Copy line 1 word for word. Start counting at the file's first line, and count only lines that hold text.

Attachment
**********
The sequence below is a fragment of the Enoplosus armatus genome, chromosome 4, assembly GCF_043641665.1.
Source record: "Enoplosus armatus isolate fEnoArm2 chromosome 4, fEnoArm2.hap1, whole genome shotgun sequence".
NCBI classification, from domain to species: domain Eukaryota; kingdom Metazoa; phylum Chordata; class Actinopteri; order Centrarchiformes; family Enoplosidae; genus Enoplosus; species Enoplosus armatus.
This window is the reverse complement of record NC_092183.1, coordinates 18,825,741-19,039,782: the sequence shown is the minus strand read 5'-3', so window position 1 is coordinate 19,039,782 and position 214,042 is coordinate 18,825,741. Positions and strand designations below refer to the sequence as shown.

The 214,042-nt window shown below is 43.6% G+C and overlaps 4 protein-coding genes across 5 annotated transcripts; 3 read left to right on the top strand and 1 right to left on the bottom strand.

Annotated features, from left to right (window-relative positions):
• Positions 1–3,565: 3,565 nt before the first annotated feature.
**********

The sequence below is a fragment of the Enoplosus armatus genome, chromosome 4, assembly GCF_043641665.1.